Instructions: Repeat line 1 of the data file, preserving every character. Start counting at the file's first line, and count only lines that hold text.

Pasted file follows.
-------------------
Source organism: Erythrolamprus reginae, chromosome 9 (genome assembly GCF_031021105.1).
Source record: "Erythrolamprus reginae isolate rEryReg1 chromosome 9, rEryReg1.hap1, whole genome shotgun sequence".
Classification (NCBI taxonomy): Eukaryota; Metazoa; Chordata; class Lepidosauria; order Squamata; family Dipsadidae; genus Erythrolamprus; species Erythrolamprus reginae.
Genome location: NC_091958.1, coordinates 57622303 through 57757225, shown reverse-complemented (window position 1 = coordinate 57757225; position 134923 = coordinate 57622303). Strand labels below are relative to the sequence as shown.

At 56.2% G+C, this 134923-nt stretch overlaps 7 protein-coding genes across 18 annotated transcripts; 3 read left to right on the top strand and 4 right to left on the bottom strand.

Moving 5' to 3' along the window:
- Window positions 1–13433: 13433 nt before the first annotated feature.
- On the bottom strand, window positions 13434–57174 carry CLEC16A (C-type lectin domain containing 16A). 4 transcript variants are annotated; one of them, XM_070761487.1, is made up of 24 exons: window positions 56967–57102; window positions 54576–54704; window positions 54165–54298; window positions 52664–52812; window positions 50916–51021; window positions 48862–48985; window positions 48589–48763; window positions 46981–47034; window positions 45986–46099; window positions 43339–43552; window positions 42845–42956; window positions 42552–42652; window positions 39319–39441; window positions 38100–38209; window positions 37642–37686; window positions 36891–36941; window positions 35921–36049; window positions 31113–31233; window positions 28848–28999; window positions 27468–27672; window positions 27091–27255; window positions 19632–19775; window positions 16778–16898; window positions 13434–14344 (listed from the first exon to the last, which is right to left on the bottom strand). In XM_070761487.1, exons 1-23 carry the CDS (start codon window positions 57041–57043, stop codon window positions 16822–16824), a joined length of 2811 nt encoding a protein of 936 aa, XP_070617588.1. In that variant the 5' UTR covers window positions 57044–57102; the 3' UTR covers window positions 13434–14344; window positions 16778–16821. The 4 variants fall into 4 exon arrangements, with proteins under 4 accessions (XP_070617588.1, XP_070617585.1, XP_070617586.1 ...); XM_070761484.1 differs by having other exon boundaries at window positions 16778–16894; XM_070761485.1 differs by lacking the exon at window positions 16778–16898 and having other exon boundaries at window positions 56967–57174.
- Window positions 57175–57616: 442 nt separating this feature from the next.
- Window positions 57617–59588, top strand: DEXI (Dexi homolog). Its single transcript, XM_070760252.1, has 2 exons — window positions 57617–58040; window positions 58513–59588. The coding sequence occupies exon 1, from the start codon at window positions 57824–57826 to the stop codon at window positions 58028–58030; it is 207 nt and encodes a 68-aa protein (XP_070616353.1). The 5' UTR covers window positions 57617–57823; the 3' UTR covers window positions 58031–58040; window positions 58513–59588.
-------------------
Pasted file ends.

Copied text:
Source organism: Erythrolamprus reginae, chromosome 9 (genome assembly GCF_031021105.1).